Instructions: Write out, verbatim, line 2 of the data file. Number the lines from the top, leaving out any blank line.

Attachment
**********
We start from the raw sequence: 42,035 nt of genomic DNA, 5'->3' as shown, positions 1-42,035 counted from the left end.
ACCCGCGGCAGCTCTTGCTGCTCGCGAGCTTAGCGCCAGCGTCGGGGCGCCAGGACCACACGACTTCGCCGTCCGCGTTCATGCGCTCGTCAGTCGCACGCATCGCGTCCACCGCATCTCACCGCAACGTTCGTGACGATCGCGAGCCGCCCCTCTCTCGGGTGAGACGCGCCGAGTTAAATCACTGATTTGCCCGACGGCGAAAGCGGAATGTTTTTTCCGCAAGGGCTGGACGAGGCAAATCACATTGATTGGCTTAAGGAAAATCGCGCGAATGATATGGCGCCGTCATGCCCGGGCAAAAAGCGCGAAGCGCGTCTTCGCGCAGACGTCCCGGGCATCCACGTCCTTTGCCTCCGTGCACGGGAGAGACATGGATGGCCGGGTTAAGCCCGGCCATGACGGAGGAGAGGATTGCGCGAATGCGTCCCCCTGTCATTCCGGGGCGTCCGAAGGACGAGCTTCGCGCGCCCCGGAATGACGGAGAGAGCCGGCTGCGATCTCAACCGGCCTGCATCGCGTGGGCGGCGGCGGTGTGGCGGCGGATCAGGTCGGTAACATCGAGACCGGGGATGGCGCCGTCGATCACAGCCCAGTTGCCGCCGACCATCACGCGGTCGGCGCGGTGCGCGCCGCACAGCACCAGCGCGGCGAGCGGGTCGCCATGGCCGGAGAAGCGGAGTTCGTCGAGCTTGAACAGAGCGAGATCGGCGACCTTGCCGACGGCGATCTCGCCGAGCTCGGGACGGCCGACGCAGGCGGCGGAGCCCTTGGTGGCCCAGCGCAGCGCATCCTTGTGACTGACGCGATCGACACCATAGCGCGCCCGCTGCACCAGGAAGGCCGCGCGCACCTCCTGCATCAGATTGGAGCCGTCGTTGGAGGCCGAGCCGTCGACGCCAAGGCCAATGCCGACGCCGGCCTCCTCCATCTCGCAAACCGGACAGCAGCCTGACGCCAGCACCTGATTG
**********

ACCCGCGGCAGCTCTTGCTGCTCGCGAGCTTAGCGCCAGCGTCGGGGCGCCAGGACCACACGACTTCGCCGTCCGCGTTCATGCGCTCGTCAGTCGCACGCATCGCGTCCACCGCATCTCACCGCAACGTTCGTGACGATCGCGAGCCGCCCCTCTCTCGGGTGAGACGCGCCGAGTTAAATCACTGATTTGCCCGACGGCGAAAGCGGAATGTTTTTTCCGCAAGGGCTGGACGAGGCAAATCACATTGATTGGCTTAAGGAAAATCGCGCGAATGATATGGCGCCGTCATGCCCGGGCAAAAAGCGCGAAGCGCGTCTTCGCGCAGACGTCCCGGGCATCCACGTCCTTTGCCTCCGTGCACGGGAGAGACATGGATGGCCGGGTTAAGCCCGGCCATGACGGAGGAGAGGATTGCGCGAATGCGTCCCCCTGTCATTCCGGGGCGTCCGAAGGACGAGCTTCGCGCGCCCCGGAATGACGGAGAGAGCCGGCTGCGATCTCAACCGGCCTGCATCGCGTGGGCGGCGGCGGTGTGGCGGCGGATCAGGTCGGTAACATCGAGACCGGGGATGGCGCCGTCGATCACAGCCCAGTTGCCGCCGACCATCACGCGGTCGGCGCGGTGCGCGCCGCACAGCACCAGCGCGGCGAGCGGGTCGCCATGGCCGGAGAAGCGGAGTTCGTCGAGCTTGAACAGAGCGAGATCGGCGACCTTGCCGACGGCGATCTCGCCGAGCTCGGGACGGCCGACGCAGGCGGCGGAGCCCTTGGTGGCCCAGCGCAGCGCATCCTTGTGACTGACGCGATCGACACCATAGCGCGCCCGCTGCACCAGGAAGGCCGCGCGCACCTCCTGCATCAGATTGGAGCCGTCGTTGGAGGCCGAGCCGTCGACGCCAAGGCCAATGCCGACGCCGGCCTCCTCCATCTCGCAAACCGGACAGCAGCCTGACGCCAGCACCTGATTG